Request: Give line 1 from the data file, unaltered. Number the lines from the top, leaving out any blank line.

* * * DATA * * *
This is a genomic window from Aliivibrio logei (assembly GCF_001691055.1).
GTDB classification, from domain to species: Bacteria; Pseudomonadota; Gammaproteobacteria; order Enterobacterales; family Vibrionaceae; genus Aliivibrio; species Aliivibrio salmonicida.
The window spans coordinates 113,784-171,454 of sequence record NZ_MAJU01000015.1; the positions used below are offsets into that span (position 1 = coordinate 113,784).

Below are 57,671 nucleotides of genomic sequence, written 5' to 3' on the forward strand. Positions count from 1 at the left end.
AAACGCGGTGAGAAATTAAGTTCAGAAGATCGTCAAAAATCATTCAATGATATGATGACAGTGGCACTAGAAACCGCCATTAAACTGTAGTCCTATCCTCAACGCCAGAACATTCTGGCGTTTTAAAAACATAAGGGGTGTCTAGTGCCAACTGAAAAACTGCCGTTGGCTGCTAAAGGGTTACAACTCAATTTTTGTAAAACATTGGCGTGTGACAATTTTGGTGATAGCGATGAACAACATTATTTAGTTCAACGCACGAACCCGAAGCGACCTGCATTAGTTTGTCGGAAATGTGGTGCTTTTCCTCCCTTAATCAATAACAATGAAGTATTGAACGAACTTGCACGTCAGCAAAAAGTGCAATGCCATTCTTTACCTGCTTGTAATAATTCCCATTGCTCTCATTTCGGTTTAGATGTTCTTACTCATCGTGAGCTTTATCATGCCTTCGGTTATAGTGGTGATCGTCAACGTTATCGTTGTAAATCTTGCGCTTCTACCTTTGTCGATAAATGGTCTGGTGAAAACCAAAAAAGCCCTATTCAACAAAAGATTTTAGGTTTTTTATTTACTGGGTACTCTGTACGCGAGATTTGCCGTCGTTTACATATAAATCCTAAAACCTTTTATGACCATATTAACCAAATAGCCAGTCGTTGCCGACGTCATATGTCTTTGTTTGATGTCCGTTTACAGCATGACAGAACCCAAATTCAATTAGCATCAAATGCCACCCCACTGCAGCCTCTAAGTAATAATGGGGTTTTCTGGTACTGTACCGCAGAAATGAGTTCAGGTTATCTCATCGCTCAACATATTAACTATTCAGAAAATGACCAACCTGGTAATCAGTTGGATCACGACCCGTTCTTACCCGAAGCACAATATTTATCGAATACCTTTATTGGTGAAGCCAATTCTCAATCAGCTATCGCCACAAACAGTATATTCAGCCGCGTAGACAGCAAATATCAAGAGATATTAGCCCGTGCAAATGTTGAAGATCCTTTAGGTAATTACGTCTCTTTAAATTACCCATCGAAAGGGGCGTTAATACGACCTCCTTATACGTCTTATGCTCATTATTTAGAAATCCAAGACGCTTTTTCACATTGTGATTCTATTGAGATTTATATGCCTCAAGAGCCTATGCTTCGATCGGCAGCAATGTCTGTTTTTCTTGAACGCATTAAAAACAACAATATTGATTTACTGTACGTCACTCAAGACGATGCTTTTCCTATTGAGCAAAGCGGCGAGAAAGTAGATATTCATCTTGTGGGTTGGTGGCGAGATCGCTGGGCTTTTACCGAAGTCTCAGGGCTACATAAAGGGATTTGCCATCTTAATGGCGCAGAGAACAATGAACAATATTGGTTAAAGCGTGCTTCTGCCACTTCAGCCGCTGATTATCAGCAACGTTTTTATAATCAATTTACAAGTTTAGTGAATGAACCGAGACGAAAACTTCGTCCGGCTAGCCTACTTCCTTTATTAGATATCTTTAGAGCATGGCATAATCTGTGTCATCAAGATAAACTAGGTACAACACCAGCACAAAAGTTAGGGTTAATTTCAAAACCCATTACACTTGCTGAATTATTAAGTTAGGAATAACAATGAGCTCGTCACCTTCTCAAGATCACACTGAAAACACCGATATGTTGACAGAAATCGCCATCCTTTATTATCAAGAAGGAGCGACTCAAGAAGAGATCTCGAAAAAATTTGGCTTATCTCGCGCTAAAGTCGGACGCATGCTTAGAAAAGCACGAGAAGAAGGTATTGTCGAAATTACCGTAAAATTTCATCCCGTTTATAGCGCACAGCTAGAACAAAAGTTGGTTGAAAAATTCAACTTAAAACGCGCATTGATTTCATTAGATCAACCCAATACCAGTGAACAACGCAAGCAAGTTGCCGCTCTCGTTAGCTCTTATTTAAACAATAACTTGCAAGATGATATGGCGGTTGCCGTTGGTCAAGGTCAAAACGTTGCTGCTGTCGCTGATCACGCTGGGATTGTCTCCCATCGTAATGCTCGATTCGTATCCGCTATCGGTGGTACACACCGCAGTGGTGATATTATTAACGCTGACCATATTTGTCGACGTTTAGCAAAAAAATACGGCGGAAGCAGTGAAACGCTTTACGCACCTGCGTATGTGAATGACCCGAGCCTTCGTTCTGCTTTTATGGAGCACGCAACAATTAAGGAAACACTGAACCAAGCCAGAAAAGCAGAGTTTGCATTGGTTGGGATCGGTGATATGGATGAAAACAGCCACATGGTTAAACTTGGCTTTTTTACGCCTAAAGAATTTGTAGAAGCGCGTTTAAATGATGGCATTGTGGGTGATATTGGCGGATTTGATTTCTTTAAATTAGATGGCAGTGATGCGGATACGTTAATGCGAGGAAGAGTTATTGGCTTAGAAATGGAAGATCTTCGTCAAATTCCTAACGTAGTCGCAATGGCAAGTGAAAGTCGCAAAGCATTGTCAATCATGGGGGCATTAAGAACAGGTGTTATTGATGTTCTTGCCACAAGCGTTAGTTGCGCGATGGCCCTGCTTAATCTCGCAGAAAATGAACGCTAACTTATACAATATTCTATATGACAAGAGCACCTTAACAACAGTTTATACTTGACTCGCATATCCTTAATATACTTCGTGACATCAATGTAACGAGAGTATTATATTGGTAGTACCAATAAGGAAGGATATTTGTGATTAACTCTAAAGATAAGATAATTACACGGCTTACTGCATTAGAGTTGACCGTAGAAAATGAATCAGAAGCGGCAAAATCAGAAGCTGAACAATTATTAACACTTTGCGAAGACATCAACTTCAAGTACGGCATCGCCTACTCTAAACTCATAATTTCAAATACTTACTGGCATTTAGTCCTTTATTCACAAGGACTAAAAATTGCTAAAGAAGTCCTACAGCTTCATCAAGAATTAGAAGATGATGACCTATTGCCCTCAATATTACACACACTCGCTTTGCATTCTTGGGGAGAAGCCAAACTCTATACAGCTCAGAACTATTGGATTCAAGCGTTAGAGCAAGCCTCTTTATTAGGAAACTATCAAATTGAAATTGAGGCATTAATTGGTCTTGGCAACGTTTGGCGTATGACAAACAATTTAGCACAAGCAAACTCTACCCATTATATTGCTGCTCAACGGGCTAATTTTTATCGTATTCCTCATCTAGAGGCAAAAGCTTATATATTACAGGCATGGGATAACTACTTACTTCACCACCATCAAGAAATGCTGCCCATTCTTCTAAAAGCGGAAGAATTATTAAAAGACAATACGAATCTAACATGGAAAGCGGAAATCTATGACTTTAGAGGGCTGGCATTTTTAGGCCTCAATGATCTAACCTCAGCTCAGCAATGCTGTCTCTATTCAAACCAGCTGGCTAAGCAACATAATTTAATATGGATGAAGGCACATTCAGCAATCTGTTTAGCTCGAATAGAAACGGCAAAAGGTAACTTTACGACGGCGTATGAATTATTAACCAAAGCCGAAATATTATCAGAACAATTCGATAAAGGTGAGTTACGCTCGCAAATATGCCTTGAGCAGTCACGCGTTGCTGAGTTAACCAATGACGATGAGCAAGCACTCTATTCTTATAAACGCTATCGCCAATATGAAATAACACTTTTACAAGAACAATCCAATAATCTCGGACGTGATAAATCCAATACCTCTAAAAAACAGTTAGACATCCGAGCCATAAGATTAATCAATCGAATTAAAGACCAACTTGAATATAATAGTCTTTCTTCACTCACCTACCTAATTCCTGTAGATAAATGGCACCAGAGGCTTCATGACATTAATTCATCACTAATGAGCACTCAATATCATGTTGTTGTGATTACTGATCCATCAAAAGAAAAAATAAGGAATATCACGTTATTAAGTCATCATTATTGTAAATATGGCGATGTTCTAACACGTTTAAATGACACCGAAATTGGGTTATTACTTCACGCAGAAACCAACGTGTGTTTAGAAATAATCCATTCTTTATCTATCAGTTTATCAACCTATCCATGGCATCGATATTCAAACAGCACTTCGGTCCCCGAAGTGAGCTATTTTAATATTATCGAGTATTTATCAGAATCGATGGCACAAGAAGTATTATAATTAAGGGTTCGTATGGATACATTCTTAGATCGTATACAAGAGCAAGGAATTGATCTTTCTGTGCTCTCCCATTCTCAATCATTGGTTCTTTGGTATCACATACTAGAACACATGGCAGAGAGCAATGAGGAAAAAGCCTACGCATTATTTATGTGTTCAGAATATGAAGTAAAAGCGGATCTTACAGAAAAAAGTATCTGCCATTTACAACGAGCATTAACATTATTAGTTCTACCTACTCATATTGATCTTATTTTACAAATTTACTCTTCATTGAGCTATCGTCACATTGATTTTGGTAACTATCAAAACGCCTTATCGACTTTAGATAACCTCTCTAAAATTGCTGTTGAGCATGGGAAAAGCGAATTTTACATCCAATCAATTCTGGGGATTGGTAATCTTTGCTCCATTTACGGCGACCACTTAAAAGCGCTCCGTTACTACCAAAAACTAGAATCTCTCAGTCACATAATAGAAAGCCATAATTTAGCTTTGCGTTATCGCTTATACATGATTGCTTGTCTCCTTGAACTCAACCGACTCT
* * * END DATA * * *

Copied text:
This is a genomic window from Aliivibrio logei (assembly GCF_001691055.1).